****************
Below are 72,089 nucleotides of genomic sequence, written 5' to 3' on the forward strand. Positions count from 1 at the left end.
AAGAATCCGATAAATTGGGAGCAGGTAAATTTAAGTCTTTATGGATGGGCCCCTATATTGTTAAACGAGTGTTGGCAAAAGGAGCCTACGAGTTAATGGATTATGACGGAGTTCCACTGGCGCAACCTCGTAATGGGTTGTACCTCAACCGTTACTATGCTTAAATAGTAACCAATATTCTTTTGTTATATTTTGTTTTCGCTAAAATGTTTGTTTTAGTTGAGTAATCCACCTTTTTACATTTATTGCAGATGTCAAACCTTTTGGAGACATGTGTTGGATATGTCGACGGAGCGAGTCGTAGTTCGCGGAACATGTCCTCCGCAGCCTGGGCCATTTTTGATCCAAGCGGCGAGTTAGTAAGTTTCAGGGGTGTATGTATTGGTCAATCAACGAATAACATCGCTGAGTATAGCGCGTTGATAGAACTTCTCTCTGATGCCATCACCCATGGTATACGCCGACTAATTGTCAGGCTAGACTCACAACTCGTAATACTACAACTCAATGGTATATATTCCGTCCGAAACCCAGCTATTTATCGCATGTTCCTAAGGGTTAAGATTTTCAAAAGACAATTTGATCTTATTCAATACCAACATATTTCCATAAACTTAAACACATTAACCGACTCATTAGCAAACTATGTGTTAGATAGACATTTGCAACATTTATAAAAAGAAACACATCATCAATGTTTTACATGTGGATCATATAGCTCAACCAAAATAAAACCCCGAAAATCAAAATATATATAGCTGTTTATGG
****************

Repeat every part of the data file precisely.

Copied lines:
Below are 72,089 nucleotides of genomic sequence, written 5' to 3' on the forward strand. Positions count from 1 at the left end.
AAGAATCCGATAAATTGGGAGCAGGTAAATTTAAGTCTTTATGGATGGGCCCCTATATTGTTAAACGAGTGTTGGCAAAAGGAGCCTACGAGTTAATGGATTATGACGGAGTTCCACTGGCGCAACCTCGTAATGGGTTGTACCTCAACCGTTACTATGCTTAAATAGTAACCAATATTCTTTTGTTATATTTTGTTTTCGCTAAAATGTTTGTTTTAGTTGAGTAATCCACCTTTTTACATTTATTGCAGATGTCAAACCTTTTGGAGACATGTGTTGGATATGTCGACGGAGCGAGTCGTAGTTCGCGGAACATGTCCTCCGCAGCCTGGGCCATTTTTGATCCAAGCGGCGAGTTAGTAAGTTTCAGGGGTGTATGTATTGGTCAATCAACGAATAACATCGCTGAGTATAGCGCGTTGATAGAACTTCTCTCTGATGCCATCACCCATGGTATACGCCGACTAATTGTCAGGCTAGACTCACAACTCGTAATACTACAACTCAATGGTATATATTCCGTCCGAAACCCAGCTATTTATCGCATGTTCCTAAGGGTTAAGATTTTCAAAAGACAATTTGATCTTATTCAATACCAACATATTTCCATAAACTTAAACACATTAACCGACTCATTAGCAAACTATGTGTTAGATAGACATTTGCAACATTTATAAAAAGAAACACATCATCAATGTTTTACATGTGGATCATATAGCTCAACCAAAATAAAACCCCGAAAATCAAAATATATATAGCTGTTTATGG